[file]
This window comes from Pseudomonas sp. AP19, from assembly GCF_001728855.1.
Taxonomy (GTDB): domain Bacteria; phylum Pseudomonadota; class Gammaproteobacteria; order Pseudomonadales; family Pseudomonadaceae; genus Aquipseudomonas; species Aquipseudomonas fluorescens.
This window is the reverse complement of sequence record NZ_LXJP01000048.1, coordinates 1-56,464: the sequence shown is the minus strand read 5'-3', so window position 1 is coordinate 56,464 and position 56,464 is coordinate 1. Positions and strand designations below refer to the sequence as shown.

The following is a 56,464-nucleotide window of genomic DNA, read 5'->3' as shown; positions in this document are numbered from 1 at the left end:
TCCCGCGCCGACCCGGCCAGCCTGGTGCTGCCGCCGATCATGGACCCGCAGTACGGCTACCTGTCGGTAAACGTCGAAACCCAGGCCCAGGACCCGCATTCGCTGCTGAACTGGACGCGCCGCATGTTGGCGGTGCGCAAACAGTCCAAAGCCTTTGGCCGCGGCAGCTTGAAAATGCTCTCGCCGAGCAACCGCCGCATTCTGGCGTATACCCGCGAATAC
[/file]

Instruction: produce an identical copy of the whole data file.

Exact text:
This window comes from Pseudomonas sp. AP19, from assembly GCF_001728855.1.
Taxonomy (GTDB): domain Bacteria; phylum Pseudomonadota; class Gammaproteobacteria; order Pseudomonadales; family Pseudomonadaceae; genus Aquipseudomonas; species Aquipseudomonas fluorescens.
This window is the reverse complement of sequence record NZ_LXJP01000048.1, coordinates 1-56,464: the sequence shown is the minus strand read 5'-3', so window position 1 is coordinate 56,464 and position 56,464 is coordinate 1. Positions and strand designations below refer to the sequence as shown.

The following is a 56,464-nucleotide window of genomic DNA, read 5'->3' as shown; positions in this document are numbered from 1 at the left end:
TCCCGCGCCGACCCGGCCAGCCTGGTGCTGCCGCCGATCATGGACCCGCAGTACGGCTACCTGTCGGTAAACGTCGAAACCCAGGCCCAGGACCCGCATTCGCTGCTGAACTGGACGCGCCGCATGTTGGCGGTGCGCAAACAGTCCAAAGCCTTTGGCCGCGGCAGCTTGAAAATGCTCTCGCCGAGCAACCGCCGCATTCTGGCGTATACCCGCGAATAC